The protest group has said that it will allow ambulances to pass along the roads it blocks, and that it will not block access to airports and public transportation.
The U.S. government supports “a democratic process to resolve the ongoing political tensions in Thailand,” Marie Harf, a State Department spokeswoman, said Monday.
“We also continue to urge all sides to refrain from violence, exercise restraint and respect the rule of law,” she said at a regular news briefing. “And we do, I would note, applaud the restraint shown thus far by government authorities in this regard.”
Protest leaders have said they want to rid Thailand of the influence of former Prime Minister Thaksin Shinawatra, the older brother of Yingluck.
That’s an ambitious goal in a country where every election since 2001 has been won by parties affiliated with Thaksin, a billionaire who built his political success on populist policies that appealed to Thailand’s rural heartland.
Thaksin was ousted in a military coup in 2006 and has spent most of the time since then in exile overseas. If he returns, he risks a two-year prison sentence on a corruption conviction, which he says was politically motivated.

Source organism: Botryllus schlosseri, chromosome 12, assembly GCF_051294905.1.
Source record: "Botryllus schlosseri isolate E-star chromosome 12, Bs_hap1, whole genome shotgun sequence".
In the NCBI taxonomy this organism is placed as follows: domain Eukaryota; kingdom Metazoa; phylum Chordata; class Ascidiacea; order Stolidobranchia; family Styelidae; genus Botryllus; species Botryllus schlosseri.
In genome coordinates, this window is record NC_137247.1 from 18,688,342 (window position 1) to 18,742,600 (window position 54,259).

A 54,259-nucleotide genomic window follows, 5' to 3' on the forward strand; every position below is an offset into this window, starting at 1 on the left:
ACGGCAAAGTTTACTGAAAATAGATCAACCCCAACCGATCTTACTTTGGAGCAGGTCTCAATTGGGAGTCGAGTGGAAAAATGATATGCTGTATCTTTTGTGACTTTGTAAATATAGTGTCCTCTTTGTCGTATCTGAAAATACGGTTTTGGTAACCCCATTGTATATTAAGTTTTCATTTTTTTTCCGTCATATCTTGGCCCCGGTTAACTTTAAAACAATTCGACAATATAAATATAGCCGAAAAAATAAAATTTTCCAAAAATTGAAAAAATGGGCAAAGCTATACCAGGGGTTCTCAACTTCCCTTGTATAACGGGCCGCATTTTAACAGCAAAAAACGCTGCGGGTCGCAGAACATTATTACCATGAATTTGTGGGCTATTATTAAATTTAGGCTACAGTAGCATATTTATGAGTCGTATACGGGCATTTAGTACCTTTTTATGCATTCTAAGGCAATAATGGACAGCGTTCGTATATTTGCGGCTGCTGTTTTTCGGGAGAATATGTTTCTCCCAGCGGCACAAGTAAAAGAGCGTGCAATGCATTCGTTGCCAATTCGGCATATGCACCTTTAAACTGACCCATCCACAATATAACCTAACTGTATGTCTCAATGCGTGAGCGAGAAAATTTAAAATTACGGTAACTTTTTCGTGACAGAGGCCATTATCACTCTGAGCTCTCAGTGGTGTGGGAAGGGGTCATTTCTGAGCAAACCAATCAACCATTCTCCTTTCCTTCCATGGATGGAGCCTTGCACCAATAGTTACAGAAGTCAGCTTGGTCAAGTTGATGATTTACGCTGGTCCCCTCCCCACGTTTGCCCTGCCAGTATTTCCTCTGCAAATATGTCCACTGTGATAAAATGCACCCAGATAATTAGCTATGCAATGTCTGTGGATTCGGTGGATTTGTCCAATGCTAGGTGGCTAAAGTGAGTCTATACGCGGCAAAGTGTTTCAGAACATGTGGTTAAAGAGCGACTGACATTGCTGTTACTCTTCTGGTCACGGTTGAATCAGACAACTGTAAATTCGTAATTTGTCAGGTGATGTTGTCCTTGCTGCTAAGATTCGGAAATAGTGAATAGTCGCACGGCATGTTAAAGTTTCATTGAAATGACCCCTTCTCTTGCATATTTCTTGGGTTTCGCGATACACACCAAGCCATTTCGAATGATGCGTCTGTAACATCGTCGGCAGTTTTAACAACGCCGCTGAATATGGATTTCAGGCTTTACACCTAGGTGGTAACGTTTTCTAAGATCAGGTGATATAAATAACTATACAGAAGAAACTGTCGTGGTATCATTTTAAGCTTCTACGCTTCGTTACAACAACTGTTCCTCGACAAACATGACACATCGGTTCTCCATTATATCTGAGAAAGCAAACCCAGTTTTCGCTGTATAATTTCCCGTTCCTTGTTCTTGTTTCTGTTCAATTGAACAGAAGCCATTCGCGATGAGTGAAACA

The recent protests in Bangkok were prompted by a botched attempt by Yingluck’s government to pass an amnesty bill that would have opened the door for her brother’s return.
That move added fuel for critics who accuse her of being nothing more than her brother’s puppet, an allegation she has repeatedly denied.
Opposition to Thaksin and Yingluck is strongest among the urban elites and middle class, particularly in Bangkok.
Thaksin’s traditional support comes from the populous rural areas of north and northeast Thailand.
His supporters, known as “red shirts,” support the holding of elections on February 2.
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Kocha Olarn and Saima Mohsin reported from Bangkok, and Jethro Mullen reported and wrote from Hong Kong.